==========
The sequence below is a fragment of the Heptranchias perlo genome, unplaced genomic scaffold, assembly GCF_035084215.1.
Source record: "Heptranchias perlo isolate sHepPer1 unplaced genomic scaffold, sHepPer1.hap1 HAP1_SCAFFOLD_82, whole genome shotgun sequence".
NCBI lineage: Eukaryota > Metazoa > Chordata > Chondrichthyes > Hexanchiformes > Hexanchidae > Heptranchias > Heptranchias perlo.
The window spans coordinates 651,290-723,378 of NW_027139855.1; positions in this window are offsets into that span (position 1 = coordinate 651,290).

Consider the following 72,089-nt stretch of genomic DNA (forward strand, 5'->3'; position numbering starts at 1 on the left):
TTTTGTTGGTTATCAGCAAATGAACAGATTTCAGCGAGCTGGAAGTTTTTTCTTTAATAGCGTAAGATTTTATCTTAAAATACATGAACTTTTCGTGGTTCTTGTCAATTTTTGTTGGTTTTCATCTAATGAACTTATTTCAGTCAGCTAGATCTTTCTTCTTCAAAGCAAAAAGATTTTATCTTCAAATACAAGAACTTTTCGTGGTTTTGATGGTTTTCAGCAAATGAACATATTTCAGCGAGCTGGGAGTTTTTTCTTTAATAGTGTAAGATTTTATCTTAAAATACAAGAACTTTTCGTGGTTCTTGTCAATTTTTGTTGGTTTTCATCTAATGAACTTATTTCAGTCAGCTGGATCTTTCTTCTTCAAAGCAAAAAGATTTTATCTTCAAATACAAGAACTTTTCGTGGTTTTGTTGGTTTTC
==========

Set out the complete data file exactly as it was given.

The sequence below is a fragment of the Heptranchias perlo genome, unplaced genomic scaffold, assembly GCF_035084215.1.
Source record: "Heptranchias perlo isolate sHepPer1 unplaced genomic scaffold, sHepPer1.hap1 HAP1_SCAFFOLD_82, whole genome shotgun sequence".
NCBI lineage: Eukaryota > Metazoa > Chordata > Chondrichthyes > Hexanchiformes > Hexanchidae > Heptranchias > Heptranchias perlo.
The window spans coordinates 651,290-723,378 of NW_027139855.1; positions in this window are offsets into that span (position 1 = coordinate 651,290).

Consider the following 72,089-nt stretch of genomic DNA (forward strand, 5'->3'; position numbering starts at 1 on the left):
TTTTGTTGGTTATCAGCAAATGAACAGATTTCAGCGAGCTGGAAGTTTTTTCTTTAATAGCGTAAGATTTTATCTTAAAATACATGAACTTTTCGTGGTTCTTGTCAATTTTTGTTGGTTTTCATCTAATGAACTTATTTCAGTCAGCTAGATCTTTCTTCTTCAAAGCAAAAAGATTTTATCTTCAAATACAAGAACTTTTCGTGGTTTTGATGGTTTTCAGCAAATGAACATATTTCAGCGAGCTGGGAGTTTTTTCTTTAATAGTGTAAGATTTTATCTTAAAATACAAGAACTTTTCGTGGTTCTTGTCAATTTTTGTTGGTTTTCATCTAATGAACTTATTTCAGTCAGCTGGATCTTTCTTCTTCAAAGCAAAAAGATTTTATCTTCAAATACAAGAACTTTTCGTGGTTTTGTTGGTTTTC